Special thanks to Sara for the lovely photos!

Well, I have finally made some truffles. Quite a while ago, actually, but I haven't found time to post anything about them yet.

This was quite an ordeal. I worked from a trio of recipes off of the Sunset Magazine website, although I can no longer locate the recipes. The basic recipes I followed can be found below.

The most important thing to remember when making truffles is proportions! If you use too much cream or other liquids (such as liquor for flavor), the truffles will turn into runny fudge or frosting, at best. Fantastic, tasty frosting, but that's probably not what you want. More about that in the "trouble-shooting" section.

Basic Recipe for Truffles, adapted from Sunset Magazine:
Makes about 2 dozen 1-inch truffles of each variety
Ingredients for espresso truffles:
* 3/4 cup whipping cream
* 1 tablespoon instant espresso powder
* 12 ounces bittersweet or semisweet chocolate, finely chopped
* 1 tablespoon Kahlua
* About 1/4 cup unsweetened cocoa

Ingredients for raspberry truffles
* 1/2 cup whipping cream
* 12 ounces bittersweet or semisweet chocolate, finely chopped
* 1 tablespoon framboise or other raspberry liqueur
* 1/4 cup raspberry jam, melted and strained
* About 1/4 cup unsweetened cocoa

Ingredients for ginger truffles
* 3/4 cup whipping cream
* 12 ounces bittersweet or semisweet chocolate, finely chopped
* 1 tablespoon rum
* 1/4 cup minced candied ginger
* About 1/4 cup unsweetened cocoa


1. In a 1- to 2-quart pan over high heat (for espresso truffles, add espresso powder and stir until dissolved in cream), bring cream to a boil. Meanwhile, place chopped chocolate in a bowl. Pour cream over chocolate and stir gently with a flexible spatula until chocolate is melted and mixture is smooth. (If chocolate does not melt completely, place bowl over a pan of barely simmering water and stir until melted and smooth.) Stir in other ingredients. Chill mixture until firm, at least 3 hours; if desired, cover and chill up to 1 week.

2. Line a 12- by 15-inch baking sheet with a piece of waxed paper. With a spoon, scoop out 1-tablespoon portions of chocolate mixture; place on waxed paper. If mixture is too firm to scoop, let stand at room temperature about 10 minutes.

3. Place 1/4 cup cocoa on a rimmed plate. Dust hands lightly with cocoa. With your hands, roll each scoop of chocolate mixture into a ball, then roll in cocoa to coat. Place each truffle in a small paper candy cup (see notes). To store, place truffles between layers of waxed paper in an airtight container and chill.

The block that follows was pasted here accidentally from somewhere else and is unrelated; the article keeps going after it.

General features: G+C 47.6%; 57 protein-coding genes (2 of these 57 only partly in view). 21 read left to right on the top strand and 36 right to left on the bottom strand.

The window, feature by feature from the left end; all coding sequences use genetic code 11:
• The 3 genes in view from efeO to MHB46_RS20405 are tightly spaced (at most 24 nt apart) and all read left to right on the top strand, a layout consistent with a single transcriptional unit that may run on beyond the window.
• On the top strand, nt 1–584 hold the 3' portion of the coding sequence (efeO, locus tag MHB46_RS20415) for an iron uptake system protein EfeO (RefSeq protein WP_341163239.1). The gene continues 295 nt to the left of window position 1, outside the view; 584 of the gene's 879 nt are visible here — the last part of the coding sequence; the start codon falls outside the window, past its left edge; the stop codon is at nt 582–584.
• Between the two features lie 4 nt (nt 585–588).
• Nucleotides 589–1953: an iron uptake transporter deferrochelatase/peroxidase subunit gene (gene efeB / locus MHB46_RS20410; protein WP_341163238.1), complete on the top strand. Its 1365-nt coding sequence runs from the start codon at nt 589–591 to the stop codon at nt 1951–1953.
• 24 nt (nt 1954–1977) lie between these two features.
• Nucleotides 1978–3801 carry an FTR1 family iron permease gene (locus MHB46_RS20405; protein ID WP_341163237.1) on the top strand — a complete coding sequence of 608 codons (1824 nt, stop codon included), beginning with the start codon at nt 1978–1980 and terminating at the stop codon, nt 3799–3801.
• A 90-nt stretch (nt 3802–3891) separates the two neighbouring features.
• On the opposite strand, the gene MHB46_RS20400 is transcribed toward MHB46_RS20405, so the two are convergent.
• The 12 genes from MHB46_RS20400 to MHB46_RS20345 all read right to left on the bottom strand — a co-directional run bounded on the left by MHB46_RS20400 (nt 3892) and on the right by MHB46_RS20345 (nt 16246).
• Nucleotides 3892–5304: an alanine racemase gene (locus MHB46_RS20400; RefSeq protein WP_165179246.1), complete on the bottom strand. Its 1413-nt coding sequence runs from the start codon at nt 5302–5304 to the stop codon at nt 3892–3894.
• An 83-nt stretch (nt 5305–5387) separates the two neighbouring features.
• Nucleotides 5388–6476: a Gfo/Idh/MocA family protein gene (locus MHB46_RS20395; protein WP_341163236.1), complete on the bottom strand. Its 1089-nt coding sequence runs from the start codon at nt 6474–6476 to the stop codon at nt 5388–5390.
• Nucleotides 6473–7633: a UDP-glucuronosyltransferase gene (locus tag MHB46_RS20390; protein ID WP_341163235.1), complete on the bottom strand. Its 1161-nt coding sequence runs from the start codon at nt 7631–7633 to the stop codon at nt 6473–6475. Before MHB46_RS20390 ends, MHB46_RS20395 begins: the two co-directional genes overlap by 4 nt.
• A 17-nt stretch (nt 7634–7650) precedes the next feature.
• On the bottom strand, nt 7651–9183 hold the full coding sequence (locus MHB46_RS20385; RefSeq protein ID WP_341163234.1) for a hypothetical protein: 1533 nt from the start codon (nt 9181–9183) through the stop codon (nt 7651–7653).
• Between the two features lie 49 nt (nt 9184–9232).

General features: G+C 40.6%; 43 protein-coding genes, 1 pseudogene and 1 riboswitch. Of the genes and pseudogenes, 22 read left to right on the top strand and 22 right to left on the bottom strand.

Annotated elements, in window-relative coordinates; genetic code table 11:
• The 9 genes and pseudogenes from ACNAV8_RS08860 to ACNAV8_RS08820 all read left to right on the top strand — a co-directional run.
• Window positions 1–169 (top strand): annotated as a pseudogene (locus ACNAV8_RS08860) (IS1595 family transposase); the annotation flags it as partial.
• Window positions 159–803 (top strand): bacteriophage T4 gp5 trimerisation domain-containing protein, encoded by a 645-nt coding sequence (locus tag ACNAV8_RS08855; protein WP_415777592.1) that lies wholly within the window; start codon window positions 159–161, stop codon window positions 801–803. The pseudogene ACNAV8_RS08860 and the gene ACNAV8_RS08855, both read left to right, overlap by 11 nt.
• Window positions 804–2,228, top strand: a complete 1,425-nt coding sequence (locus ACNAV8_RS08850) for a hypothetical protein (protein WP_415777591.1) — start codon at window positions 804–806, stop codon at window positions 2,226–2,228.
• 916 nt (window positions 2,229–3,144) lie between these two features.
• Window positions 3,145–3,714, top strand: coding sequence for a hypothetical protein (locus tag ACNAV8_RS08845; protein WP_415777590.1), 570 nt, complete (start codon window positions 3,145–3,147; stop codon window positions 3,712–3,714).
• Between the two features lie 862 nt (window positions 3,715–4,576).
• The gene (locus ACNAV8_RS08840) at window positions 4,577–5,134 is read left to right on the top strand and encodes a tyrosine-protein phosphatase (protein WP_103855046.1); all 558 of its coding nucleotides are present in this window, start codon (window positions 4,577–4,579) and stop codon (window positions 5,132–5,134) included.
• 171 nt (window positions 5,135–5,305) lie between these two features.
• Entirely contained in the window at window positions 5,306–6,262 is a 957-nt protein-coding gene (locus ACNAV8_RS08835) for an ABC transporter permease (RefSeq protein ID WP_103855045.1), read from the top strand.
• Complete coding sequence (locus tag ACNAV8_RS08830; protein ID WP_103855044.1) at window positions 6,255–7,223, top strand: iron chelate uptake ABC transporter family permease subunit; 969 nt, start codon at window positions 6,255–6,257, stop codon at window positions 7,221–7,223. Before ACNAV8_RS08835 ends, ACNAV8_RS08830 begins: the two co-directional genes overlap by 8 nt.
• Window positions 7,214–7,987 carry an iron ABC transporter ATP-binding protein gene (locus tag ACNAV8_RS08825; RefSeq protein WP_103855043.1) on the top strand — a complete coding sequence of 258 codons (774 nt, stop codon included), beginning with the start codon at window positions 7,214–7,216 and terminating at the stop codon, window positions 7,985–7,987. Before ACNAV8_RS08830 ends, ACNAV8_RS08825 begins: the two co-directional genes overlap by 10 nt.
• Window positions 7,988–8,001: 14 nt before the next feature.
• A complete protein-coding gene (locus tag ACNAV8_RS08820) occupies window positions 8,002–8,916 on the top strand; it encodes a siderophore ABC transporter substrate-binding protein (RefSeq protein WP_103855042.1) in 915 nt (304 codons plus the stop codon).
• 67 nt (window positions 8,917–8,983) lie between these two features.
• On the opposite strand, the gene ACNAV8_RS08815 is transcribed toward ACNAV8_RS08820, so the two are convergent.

These truffles will last quite a while, but they are best when you eat them within a week or so.

Need more flavor?
I found that these recipes weren't nearly as flavorful as I was hoping for. If you find this to be true of your truffles, you can always add more flavoring. However, unless your flavoring is super-concentrated, more of or additional ingredients other than that mentioned in the recipe will really mess with your truffles. Too much liquid will make them like fudge, and not enough will make them too hard.

What if my truffles are too soft or too hard?
Truffles are more or less solid because of the liquid (cream, flavoring) to solid (melted and then resolidified cocoa). If you want to augment a truffle recipe - add more flavoring, for example - it helps to have a little extra chocolate on hand. When the chocolate is still hot (not too hot to the touch, but warmer than room temperature), it should have the consistency of thick frosting.

Remelt the mixture
ALWAYS USE A DOUBLE BOILER WHEN MELTING CHOCOLATE!!! You can make a simple double-boiler by placing your mixture (still in its bowl - glass or ceramic are best)
If your truffle mixture is too hard, let it sit out for a little while before rolling it into balls. If that doesn't work, you can always remelt your mixture just enough to add a small amount of cream or other liquid. Quickly stir it in, and you'll probably be able to tell if you need to add more or not.

If your truffle mixture turns out too soft, you can remelt it and add a little more melted chocolate.

No comments: